5 Diversity Program For Child Life Specialist

child life specialist

Develop an evaluation tool that will assess students’ attitudes, perceptions, and stereotypes about race and ethnicity pre and post experience child life specialist at the National Children’s Center.

The program “partners” urban and suburban schools together for three years and includes a combination of child life specialist academic lessons and residential camp experiences.

A process evaluation was conducted during the 2007-2008 public school year in order to explicate how the program was designed to create a change in child life specialist attitudes and behavior (i.e., towards others of different race, ethnicity, or family backgrounds).  See report: “Preliminary Report/Overview of Evaluation Activities, May, 2008.”

A preliminary survey was developed using the findings from the process evaluation and a review of relevant literature, piloted to small groups of program participants and child life specialist  (both pre and post program participation) during the fall of 2008.

child life specialist

Based on the oral feedback from students and analyses of items (descriptive information), the survey was revised. See report: “Development of an Evaluation Tool To Assess Students’ Attitudes, Perceptions, and Stereotypes about Race and Ethnicity Pre and Post Experience at the Discovery Center.” 

Currently (2010 and 2011) administering it to a large sample of participants (400-500 students). Data from this sizable sample will be used to (1) conduct a thorough assessment of the instrument’s validity and reliability, (2) finalize the scales for each of the domains of experiences and outcomes, and (3) obtain preliminary data from the instrument for pre-post analyses.

Child Life Specialist – Early Childhood Development

Help Me Grow, National Technical Assistance Center, CT Children’s Medical Center, Kellogg Foundation.

child life specialist

Provide technical support and consultation as needed for building evaluation capacity (data collection, monitoring, reporting) and designing research studies within Help Me Grow (HMG) National Technical Assistance Center and within and across HMG replication sites (see below projects for description of HMG model).

In collaboration with affiliates, conduct a research study that will 1) help states, private donors, policy makers, child health care providers, and partner organizations to better understand how HMG systems support families and; 2) add new information to the resilience-based approach, specifically inform prevention and intervention efforts using a protective factor framework.

Project Evaluation and Technical Assistance. Help Me Grow National Replication Project, CT Children’s Medical Center, Commonwealth Foundation

child life specialist

A process evaluation was conducted to document and analyze the replication of the Help Me Grow model first developed in the state of Connecticut in 2002 (Dworkin & Bogin, 2006; Dworkin & Honigfeld, 2009).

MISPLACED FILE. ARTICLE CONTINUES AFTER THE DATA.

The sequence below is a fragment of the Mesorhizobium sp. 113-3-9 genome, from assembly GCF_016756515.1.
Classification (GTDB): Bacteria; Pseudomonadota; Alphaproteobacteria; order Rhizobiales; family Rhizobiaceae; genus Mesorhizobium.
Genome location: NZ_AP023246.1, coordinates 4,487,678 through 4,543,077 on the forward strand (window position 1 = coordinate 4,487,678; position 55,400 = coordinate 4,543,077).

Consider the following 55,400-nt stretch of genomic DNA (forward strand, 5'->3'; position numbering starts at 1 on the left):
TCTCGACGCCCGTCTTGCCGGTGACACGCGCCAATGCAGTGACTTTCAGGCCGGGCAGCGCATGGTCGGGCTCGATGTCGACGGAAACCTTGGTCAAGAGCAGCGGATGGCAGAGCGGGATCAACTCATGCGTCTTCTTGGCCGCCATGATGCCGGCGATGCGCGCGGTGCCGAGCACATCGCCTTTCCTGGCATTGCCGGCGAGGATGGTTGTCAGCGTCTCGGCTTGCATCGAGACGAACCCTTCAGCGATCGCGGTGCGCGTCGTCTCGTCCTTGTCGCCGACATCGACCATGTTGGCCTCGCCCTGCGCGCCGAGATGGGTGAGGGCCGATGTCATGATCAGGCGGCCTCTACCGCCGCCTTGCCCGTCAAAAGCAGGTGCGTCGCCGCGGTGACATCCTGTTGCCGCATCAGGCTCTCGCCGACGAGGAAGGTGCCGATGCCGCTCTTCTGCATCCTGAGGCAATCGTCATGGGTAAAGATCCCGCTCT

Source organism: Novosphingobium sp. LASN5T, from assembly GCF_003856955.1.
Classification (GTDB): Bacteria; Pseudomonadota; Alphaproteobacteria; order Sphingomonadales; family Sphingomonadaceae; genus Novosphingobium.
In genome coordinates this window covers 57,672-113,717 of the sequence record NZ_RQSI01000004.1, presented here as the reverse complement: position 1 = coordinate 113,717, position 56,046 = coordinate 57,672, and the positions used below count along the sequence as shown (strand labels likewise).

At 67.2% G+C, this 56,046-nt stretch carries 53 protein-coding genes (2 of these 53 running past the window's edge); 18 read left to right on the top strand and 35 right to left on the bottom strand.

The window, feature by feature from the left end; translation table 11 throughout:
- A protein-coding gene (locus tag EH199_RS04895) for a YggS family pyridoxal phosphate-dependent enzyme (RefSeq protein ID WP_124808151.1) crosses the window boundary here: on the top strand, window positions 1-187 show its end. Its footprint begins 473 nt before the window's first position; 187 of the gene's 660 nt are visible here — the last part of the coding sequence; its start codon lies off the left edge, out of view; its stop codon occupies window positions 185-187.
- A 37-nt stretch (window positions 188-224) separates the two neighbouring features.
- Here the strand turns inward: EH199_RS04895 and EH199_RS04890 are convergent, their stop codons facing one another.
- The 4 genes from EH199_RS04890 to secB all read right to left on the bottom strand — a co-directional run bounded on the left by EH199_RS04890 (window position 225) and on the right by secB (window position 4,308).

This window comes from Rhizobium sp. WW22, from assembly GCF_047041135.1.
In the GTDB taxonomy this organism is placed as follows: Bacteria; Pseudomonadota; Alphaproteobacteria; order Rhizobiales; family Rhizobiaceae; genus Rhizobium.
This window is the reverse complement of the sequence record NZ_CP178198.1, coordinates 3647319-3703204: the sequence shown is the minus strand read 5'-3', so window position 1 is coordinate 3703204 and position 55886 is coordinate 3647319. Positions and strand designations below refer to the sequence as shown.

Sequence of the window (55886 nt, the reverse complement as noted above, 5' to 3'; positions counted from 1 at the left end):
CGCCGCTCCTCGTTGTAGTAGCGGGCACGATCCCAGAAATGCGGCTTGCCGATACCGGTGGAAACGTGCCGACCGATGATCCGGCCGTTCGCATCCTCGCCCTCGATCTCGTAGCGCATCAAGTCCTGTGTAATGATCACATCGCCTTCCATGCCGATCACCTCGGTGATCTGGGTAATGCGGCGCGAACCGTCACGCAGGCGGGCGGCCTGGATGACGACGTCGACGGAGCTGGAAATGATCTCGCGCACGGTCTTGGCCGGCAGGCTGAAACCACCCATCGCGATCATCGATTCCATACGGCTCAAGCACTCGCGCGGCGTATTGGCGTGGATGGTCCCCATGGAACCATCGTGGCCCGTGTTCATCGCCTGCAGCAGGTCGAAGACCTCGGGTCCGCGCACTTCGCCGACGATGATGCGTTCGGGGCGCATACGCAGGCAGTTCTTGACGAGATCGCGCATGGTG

The model promotes the early detection of young children at risk for adverse developmental and behavioral outcomes by placing health services within a broader system with other sectors and linking children and their families to community-based programs and child life specialist services through a single point of entry.

Information on project implementation in the five replication sites was gathered through individual interviews with the technical assistance (TA) team, focus group discussions with project leaders, and progress reports and other related written material completed by the project liaisons. See evaluation report:Process Evaluation: Help Me Grow Replication Project.”

Help Me Grow Orange County 2009 Annual Evaluation Report, Help Me Grow, Orange County, University of California

child life specialist

Help Me Grow Orange County (HMG-OC), a model developed in Connecticut and replicated in Orange County, California since 2005, is a comprehensive, coordinated system and child life specialist designed to assist child health care providers, other professionals, and families in improving developmental outcomes for children, birth through five.

Core components of the system include a centralized call center staffed by care coordinators who assist families and professionals in connecting children to appropriate programs and services, community outreach and networking to facilitate access to and collaboration among professionals, child life specialist, nonprofit organizations, and government agencies, education and training for pediatric and child care providers, and training on developmental screening and monitoring using the Ages & Stages Questionnaire.

Results-Based Accountability (RBA, Freidman, 2005) provides a framework for the analysis: Analysis shows change in trends over the first 3 years of the program’s operation (January 2007 through September 2009).